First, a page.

This blog is a personal take on Listowel, Co. Kerry. I am writing for anyone anywhere with a Listowel connection but especially for sons and daughters of Listowel who find themselves far from home. Contact me at

Tag: Mario Perez

St. Patrick’s Day 2018 in Listowel, March 18 in Ballybunion and my “Thoughts” from last week

Some Listowel Folk on their way to mass in St. Mary’s on March 17 2018

Tim O’Leary was helping with the church gate collection. He had a few words in Irish for one and all.

Dr. Olive Pierse was resplendent in green.

This beautiful piece was given to her by her husband, Robert on her 80th birthday. I think you’ll agree it’s beautiful.

You’ll recognise lots of local people here, all very kindly allowing me to preserve memories of this day for future generations.


On the Wild Atlantic Way

On March 18 2018, we wrapped up well and headed for the beach.

Mario had been out since early morning working on a very important commission.

Looks like Daniel and Majella are taking in Ballybunion on their road trip. They were grand marshalls at the parade in Millstreet and they came on to Kerry afterwards. I didn’t stick around to greet them.

The weather was freezing cold and there was scarcely a soul on the beach.

As you can imagine, Molly loved having the place to herself.

Not a living soul in sight.


Just a Thought

Last week it was my privilege to give the Just a Thought reflection each day on Radio Kerry.

If you would like to listen to the reflections they are online for another week.

Just a Thought

St. Patrick’s Day 2018…the preparations

St. Patrick’s Weekend 2018 in Listowel

What a weekend we had ! It will take me a day or two to bring you all my photos.

On March 16th 2018 the scene was set. The schedule was up in The Square. The sun was shining and we were all set.

The shop windows were decorated.

We were not just having a parade. We were welcoming the Rith runners to our town. These runners had set off from Belfast at the beginning of Seachtain na Gaeilge, carrying with them a baton which held a message of support for the Irish language from President of Ireland, Michael D. Higgins.

Our green clobber was in order and we were looking forward to the big day.

Finesse window was decorated with messages of support for everyone involved in all the festivities.

At St. Mary’s a full rehearsal was in progress. The folk group were in fine voice. I had always known that they would do us proud on the big day but when I heard them in rehearsal I knew that they would exceed all expectations.

The first of my visitors arrived bringing Molly (their new dog) on her first visit to The Kingdom.


Listowel Folk Group

One of the Listowel highlights of St. Patrick’s Day 2018 was the programme broadcast from St. Mary’s. It includes mass in Irish and some lovely footage of Listowel with yarnbombing for International Woman’s Day and an introduction by Owen MacMahon.

The music of Listowel Folk Group was heavenly and everyone involved did us all proud. The link to the programme is live until April 16 2018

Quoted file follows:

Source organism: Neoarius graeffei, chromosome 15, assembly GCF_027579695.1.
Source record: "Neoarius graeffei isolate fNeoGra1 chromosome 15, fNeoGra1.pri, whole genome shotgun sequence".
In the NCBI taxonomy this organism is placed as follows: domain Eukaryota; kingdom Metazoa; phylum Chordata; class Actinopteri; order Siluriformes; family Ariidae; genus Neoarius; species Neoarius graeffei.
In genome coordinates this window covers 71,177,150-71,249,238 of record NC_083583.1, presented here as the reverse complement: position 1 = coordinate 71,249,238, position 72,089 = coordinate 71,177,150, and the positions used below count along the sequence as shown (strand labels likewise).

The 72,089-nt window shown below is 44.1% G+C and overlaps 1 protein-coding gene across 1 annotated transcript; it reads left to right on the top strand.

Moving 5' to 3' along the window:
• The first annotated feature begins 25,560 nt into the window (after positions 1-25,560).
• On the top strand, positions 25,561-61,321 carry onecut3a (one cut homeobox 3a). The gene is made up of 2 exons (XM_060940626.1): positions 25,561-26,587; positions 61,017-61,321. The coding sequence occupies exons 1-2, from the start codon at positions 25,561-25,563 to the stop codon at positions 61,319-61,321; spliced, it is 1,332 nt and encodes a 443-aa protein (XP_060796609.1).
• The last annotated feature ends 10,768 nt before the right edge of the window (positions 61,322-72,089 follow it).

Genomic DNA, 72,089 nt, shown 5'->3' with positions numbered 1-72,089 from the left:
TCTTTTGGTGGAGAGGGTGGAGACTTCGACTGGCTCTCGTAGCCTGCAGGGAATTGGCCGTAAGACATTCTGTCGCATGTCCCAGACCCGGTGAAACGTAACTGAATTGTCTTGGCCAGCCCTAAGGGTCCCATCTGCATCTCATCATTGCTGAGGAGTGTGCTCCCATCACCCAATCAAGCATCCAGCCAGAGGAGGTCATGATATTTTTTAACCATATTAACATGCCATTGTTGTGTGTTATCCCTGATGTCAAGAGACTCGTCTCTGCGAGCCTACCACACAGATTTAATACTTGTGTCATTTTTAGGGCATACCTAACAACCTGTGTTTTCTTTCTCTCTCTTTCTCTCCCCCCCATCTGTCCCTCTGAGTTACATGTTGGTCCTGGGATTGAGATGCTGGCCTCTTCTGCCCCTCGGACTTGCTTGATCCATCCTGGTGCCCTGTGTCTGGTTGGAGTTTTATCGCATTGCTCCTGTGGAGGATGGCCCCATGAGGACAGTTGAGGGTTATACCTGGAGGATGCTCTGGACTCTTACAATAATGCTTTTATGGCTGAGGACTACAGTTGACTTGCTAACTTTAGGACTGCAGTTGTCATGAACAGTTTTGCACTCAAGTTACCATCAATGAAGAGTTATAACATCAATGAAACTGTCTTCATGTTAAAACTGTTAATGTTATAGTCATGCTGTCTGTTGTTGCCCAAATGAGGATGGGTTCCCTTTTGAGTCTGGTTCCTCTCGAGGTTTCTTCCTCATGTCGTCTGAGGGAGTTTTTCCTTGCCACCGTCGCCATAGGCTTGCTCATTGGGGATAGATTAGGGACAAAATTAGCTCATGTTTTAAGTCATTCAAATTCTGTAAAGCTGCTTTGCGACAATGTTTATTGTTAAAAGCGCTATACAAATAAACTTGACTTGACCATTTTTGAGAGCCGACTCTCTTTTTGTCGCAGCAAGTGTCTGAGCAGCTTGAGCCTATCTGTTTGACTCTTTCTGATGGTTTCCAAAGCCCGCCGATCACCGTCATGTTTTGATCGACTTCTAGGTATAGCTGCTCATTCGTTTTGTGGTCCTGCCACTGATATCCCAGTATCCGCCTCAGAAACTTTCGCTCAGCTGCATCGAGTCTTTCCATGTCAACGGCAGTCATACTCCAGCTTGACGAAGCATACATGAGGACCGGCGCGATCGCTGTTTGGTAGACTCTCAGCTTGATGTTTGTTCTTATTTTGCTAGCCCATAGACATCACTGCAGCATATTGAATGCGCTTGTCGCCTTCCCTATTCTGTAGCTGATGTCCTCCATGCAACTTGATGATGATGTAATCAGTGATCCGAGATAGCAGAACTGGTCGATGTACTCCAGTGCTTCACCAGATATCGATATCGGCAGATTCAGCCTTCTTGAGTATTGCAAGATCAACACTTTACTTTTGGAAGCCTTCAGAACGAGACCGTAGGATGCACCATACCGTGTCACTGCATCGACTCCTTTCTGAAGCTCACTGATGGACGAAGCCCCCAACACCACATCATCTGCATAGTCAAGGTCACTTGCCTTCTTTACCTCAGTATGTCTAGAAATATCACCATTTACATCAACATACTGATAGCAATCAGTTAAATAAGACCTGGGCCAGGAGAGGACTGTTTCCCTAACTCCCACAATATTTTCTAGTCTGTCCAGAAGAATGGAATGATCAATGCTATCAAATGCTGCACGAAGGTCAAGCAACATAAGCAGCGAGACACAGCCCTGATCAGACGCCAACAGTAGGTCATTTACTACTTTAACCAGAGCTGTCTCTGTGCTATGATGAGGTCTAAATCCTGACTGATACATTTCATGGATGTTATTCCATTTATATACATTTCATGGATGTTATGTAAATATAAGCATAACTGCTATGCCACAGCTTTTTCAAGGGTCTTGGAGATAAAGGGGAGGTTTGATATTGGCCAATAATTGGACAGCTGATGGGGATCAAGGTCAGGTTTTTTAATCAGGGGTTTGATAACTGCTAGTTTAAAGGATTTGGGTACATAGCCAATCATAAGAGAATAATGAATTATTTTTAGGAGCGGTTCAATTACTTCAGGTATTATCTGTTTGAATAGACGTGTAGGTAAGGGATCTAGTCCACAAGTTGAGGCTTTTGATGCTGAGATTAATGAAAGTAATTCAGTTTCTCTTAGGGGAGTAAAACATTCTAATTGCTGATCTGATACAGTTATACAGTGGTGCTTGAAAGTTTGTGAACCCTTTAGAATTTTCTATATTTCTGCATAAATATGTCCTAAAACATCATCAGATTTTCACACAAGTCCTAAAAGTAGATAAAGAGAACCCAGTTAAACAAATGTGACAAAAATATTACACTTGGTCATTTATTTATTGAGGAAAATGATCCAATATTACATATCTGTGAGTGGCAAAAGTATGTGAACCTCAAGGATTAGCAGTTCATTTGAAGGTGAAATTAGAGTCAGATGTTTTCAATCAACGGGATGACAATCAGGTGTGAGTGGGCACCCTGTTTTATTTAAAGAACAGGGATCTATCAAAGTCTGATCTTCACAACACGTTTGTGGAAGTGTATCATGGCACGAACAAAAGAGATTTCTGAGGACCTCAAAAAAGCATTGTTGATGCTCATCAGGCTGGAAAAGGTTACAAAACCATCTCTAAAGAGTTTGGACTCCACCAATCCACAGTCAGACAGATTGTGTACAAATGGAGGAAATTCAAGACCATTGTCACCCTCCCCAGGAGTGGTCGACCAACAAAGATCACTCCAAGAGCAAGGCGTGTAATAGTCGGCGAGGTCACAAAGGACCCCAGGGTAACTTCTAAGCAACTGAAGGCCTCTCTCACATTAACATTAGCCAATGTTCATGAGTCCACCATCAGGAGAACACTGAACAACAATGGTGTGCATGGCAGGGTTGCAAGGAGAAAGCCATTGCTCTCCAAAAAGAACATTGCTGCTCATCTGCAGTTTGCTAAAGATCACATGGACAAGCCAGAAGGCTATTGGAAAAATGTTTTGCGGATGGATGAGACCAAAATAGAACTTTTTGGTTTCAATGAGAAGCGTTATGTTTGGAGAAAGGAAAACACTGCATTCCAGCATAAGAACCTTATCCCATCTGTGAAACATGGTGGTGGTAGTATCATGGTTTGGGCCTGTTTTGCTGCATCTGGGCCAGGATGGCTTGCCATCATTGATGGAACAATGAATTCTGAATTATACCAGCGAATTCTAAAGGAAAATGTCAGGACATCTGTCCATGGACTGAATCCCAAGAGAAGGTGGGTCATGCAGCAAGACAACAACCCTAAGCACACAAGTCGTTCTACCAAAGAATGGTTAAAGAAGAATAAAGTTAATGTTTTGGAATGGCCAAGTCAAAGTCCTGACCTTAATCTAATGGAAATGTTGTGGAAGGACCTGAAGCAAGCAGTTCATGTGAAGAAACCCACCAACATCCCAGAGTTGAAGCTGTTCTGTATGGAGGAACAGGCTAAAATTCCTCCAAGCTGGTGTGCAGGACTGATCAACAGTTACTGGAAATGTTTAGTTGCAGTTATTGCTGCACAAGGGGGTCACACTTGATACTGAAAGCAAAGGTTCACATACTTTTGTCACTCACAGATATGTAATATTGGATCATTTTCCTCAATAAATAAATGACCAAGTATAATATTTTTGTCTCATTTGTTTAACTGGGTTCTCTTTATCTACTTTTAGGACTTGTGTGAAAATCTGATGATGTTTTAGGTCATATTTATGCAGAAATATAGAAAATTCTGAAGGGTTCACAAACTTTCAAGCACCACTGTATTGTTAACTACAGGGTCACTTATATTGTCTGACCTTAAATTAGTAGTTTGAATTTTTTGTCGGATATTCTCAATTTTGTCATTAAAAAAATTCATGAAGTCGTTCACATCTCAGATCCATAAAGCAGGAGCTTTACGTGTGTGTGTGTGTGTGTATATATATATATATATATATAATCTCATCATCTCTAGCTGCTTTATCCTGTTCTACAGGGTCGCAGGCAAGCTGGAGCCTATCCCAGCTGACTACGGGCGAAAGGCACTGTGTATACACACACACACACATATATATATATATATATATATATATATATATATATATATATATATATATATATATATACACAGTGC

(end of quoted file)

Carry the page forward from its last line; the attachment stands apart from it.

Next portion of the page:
Mass for St. Patrick’s Day 2018 from St. Mary’s Listowel


Helping the Beach Artist

No trip to Listowel would be complete without a trip to Ballybunion. My girlies were delighted when Mario allowed them to “help” him sculpt his St. Patrick’s Day beach artwork.

What Mario Perez does is amazing and Ballybunion is so lucky to have him.

Athea is avenged and the Irish Hospitals Sweepstake remembered

A Stonechat

Photo: Graham Davies


Lord Listowel’s Needlework

I apologise that I have no date for this snippet


Revenge for Athea

This crucifix stands near the gate of Athea’s graveyard in an area called Templeathea. The temple in the name refers to a church which once stood on this site. This church was burned during Cromwell’s time in Ireland and all the local people who had sought refuge within were burned. 

I had an account of this atrocity on this blog a while back. In response, my friend, Nicholas, sent me this.

“Your mention of Cromwell, in your Athea piece reminded me exhumation from Westminster Cathedral of the mortal remains of three one-time heroes of Old England.

I came across the following account of the post-Restoration  digging up from their  graves in Westminster Cathedral, posthumous beheading and ghoulish abuse and hanging of the bodies of the following three enemies of the murdered King Charles 1st. Couldn’t happen to more deserving fellows!

Cromwell, Ireton and Bradshaw hanged from the Grave. 

From a manuscript entitled “An Abstract of the Reign of King Charles the First”

“…and the 30th of January, being that day twelve years from the death of the King, the odious carcases of O. Cromwell, Major Gen. Ireton, and Bradshaw, were drawn in sledges to Tyburne, when they hung by the neck from morning till 4 in the afternoon. 

Cromwell in green searcloth, very fresh embalmed. Ireton, having been buried long, hung like a dried rat, yet corrupted about the fundament. Bradshaw in his winding sheet, the fingers of his right hand and his nose perisht, having wet the sheet through. The rest very perfect, insomuch that I knew his face when the hangman, after cutting off his head, held it up. Of his toes I had five or six in my hand, which the prentices had cut off.

Their bodies were thrown into a hole under the gallows, and their heads were set up on the south end of Westminster-hall.

Cromwell died September 3rd 1658; Ireton, November 9, 1651; Bradshaw, October 31, 1659.”

Athea was avenged!!


Do you remember the Sweep?

If someone was being a bit “flash with the cash” in my day, people would say ” He must have won The Sweep. But what was the sweep.

Joe Harrington sparked my interest in this precursor to the National Lottery when he sent us the below sweep ticket.

 The sweep was a raffle run in conjunction with major horse races. It was ostensibly set up to raise funds for Irish hospitals but like so many of these “charities” it became mired in controversy amid accounts of directors of the lottery creaming off huge expenses and even salaries and the hospitals getting a meagre percentage of the funds raised. Tickets were sold through agents, most of them in the U.S and Canada.

This was the iconic image of the “nurses” drawing the winners from huge draw drums and the tickets being verified by an army officer.

Joe also found the hilarious account in a book called Insane and Unseemly by John Saville.